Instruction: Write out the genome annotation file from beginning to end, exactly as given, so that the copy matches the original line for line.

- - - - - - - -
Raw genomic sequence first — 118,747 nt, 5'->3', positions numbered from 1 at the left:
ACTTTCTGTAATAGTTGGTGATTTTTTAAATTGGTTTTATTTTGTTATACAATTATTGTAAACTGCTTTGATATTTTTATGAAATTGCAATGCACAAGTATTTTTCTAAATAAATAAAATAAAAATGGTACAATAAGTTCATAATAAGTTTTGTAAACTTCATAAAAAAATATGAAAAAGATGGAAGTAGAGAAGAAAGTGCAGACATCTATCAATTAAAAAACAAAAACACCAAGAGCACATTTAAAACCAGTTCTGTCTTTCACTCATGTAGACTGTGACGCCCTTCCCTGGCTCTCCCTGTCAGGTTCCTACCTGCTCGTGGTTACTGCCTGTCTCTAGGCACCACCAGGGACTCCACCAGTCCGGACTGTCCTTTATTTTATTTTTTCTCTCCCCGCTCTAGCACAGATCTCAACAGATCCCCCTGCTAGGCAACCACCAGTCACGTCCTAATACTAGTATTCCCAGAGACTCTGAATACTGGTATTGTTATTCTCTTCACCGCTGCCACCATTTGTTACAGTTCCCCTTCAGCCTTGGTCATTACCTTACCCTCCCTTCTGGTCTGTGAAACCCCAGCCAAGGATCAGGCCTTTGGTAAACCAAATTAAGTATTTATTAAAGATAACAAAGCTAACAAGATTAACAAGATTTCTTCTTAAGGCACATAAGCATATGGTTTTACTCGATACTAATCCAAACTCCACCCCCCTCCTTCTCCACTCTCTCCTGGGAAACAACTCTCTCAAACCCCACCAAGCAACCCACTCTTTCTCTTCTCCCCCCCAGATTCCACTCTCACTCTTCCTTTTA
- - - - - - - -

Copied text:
Raw genomic sequence first — 118,747 nt, 5'->3', positions numbered from 1 at the left:
ACTTTCTGTAATAGTTGGTGATTTTTTAAATTGGTTTTATTTTGTTATACAATTATTGTAAACTGCTTTGATATTTTTATGAAATTGCAATGCACAAGTATTTTTCTAAATAAATAAAATAAAAATGGTACAATAAGTTCATAATAAGTTTTGTAAACTTCATAAAAAAATATGAAAAAGATGGAAGTAGAGAAGAAAGTGCAGACATCTATCAATTAAAAAACAAAAACACCAAGAGCACATTTAAAACCAGTTCTGTCTTTCACTCATGTAGACTGTGACGCCCTTCCCTGGCTCTCCCTGTCAGGTTCCTACCTGCTCGTGGTTACTGCCTGTCTCTAGGCACCACCAGGGACTCCACCAGTCCGGACTGTCCTTTATTTTATTTTTTCTCTCCCCGCTCTAGCACAGATCTCAACAGATCCCCCTGCTAGGCAACCACCAGTCACGTCCTAATACTAGTATTCCCAGAGACTCTGAATACTGGTATTGTTATTCTCTTCACCGCTGCCACCATTTGTTACAGTTCCCCTTCAGCCTTGGTCATTACCTTACCCTCCCTTCTGGTCTGTGAAACCCCAGCCAAGGATCAGGCCTTTGGTAAACCAAATTAAGTATTTATTAAAGATAACAAAGCTAACAAGATTAACAAGATTTCTTCTTAAGGCACATAAGCATATGGTTTTACTCGATACTAATCCAAACTCCACCCCCCTCCTTCTCCACTCTCTCCTGGGAAACAACTCTCTCAAACCCCACCAAGCAACCCACTCTTTCTCTTCTCCCCCCCAGATTCCACTCTCACTCTTCCTTTTA